IN THE INTEREST OF W.A., C.A., B.A., and H.A., Minor Children, N.A, Grandmother, Appellant.
from the Iowa District Court for Warren County, Kevin A.
Parker, District Associate Judge.
grandmother appeals a juvenile court order denying her
motions for intervention and visitation.
Jean Lockwood of Hartung & Schroeder, L.L.P., Des Moines,
for appellant grandmother.
J. Miller, Attorney General, and Kathryn K. Lang, Assistant
Attorney General, for appellee State.
L. Pietz of Pietz Law Office, Des Moines, attorney and
guardian ad litem for minor child W.A.
Kathryn Miller of Juvenile Public Defender, Des Moines,
attorney and guardian ad litem for minor children C.A., B.A.,
Considered Vogel, P.J., and Potterfield and Mullins, JJ.
appellant, N.A., is the biological, paternal grandmother of
the children in interest. She appeals a juvenile court order
denying her motions for intervention and
visitation. Her viable arguments on appeal are that
the district court erred in (1) not allowing her to intervene
and (2) denying her request for visitation.
Background Facts and Proceedings
children's parents' parental rights as to all four
children were terminated in October 2016. This court
subsequently affirmed the termination of both parents'
parental rights. See generally In re W.A., No.
16-1774, 2017 WL 104975 (Iowa Ct. App. Jan. 11, 2017). In
December, the juvenile court ordered the children be placed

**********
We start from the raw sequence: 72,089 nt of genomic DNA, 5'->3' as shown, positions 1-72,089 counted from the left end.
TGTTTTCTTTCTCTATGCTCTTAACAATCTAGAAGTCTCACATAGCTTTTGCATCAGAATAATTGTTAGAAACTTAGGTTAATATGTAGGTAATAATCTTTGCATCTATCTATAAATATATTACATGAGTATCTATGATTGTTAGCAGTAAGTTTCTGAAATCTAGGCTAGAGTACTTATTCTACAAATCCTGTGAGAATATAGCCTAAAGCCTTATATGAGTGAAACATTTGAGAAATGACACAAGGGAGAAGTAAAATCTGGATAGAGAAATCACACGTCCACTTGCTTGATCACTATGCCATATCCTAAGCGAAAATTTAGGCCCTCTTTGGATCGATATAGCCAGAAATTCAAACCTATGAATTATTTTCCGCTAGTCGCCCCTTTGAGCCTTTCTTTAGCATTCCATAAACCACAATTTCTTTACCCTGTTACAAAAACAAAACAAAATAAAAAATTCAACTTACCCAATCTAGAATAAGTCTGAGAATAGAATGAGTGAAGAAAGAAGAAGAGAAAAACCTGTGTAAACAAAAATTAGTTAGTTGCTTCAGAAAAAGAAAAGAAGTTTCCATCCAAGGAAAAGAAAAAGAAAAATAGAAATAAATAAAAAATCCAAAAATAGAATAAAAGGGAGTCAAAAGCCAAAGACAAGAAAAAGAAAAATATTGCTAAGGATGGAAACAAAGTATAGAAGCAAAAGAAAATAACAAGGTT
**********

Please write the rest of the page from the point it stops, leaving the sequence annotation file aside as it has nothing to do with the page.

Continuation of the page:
in the custody and guardianship of the Iowa Department of
Human Services (DHS) for purposes of adoption. DHS began
exploring possibilities for adoption and placed W.A. and B.A
in foster care and C.A. and H.A. in relative care with their
maternal grandmother. Currently, the maternal grandmother is
not an option for permanent placement for C.A. and H.A, but
W.A. and B.A.'s foster parents have been approved for
January 2017, N.A. moved to intervene in the
child-in-need-of-assistance (CINA) and
termination-of-parental-rights (TPR) cases, arguing she was
an interested party due to her status as the children's
grandmother and no other party was representing, or had the
ability to represent, her interests. She requested "that
the [c]ourt grant her party status in the ongoing . . . cases
regarding her grandchildren." A hearing was held on the
motion in March; the hearing was limited to argument by the
parties and the submission of exhibits. In May, while the
matter was still pending, N.A. filed a motion for visitation.
In July, the juvenile court entered a written ruling denying
both motions and making the following conclusions:
The parental rights of the parents have been terminated. The
children are currently in foster care and relative care
(maternal grandmother) and are thriving. [N.A.] has not been
a placement for the children since the inception of this
matter. It is not in the best ...